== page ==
Editor's note: Brenna Ehrlich and Andrea Bartz are the sarcastic brains behind humor blog and book "Stuff Hipsters Hate." When they're not trolling Brooklyn for new material, Ehrlich works as a senior writer at MTV, and Bartz is a news editor at Psychology Today. Got a question about etiquette in the digital world? Contact them at email@example.com.
(CNN) -- Obvious observation number one: Judging by the high response rate of our last two columns on online dating, it sure seems like a lot of you out there are looking for love.
Obvious observation number two: Regardless of whether you agree with our advice, tons of you still have a lot of burning, itching questions regarding how to succeed in the digital-dating realm.
Obvious observation number three: We're not aiming to make like Carrie Bradshaw anytime soon (we're not really that into shoes), so this shall be our last column on online dating for a while.
Which leads us to the biggest obvious observation of all: When it comes to online dating, looks do count.
Before you start ranting and foaming at us about inner beauty, blah, blah, blah, we're not talking about how lustrous your mane is or how exquisite your bone structure. No, we're talking more composition here -- i.e. what pictures you choose when baiting the hook that catches the fish of love (mmm, wriggly).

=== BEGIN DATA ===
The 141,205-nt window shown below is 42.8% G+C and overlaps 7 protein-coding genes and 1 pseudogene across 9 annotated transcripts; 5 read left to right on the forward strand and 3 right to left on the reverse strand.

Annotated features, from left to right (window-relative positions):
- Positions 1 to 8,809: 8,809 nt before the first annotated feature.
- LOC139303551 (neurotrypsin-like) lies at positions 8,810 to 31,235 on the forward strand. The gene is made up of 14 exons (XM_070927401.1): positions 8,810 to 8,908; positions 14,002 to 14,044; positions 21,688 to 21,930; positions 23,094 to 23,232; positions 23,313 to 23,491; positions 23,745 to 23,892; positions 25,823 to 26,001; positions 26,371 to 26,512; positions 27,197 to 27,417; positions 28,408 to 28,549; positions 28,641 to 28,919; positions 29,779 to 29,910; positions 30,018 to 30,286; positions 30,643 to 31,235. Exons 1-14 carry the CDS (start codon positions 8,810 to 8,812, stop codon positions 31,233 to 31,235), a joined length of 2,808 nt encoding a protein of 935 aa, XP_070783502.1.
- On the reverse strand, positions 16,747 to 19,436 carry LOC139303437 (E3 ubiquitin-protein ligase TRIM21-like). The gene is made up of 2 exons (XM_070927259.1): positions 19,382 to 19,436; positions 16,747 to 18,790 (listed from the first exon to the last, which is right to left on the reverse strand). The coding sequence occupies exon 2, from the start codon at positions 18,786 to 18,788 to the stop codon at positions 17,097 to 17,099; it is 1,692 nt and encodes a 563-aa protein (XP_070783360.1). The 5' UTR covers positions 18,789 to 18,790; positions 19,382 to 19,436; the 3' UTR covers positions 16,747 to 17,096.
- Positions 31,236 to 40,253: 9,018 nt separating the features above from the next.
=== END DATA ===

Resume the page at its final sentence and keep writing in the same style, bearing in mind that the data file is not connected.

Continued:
Here are six examples of what will get you tossed back into the sea.
1). Baby on board
Why they're clicking "next": Featuring a picture with a baby does not make you look sensitive, it makes you look like you have a child.
Nix all pics of you and spawn. If you happen to look really winning in your nephew's birthday snap and you can't possibly crop the tot, go ahead and include it in your gallery (not as your profile pic) and make sure to explain its origins in the caption. Otherwise, you're that weird dude/girl at a "Dora The Explorer" bash.
However, if you do, in fact, have a child, by all means let all future Daddy Warbuckses and Maria Rainers know.
2). The wo/man behind the mask
Why they're clicking "next": Including a picture from this year's Halloween extravaganza can be a great way to show potential soul mates your "fun side."
However, when your profile snap depicts you dressed as Hunter S. Thompson in "Fear And Loathing in Las Vegas" when most days you're adorned in chinos and polos, the ladies -- they get confused. When choosing a main pic, make sure to show the masses what you look like on any given day, not just October 31. Either that or execute a gonzo makeover posthaste.
3). More than one's a crowd
Why they're clicking "next": We're going to refrain from telling you at this juncture to cut out any pics of you and your ex (because if we have to tell you that, you're likely not over your ex, and you should likely not be online dating).
No, we're just going to lay down this general rule: When it comes to digital dating, you should go it alone in your snaps (unless you're a member of that new buddy system dating site, DuoDater).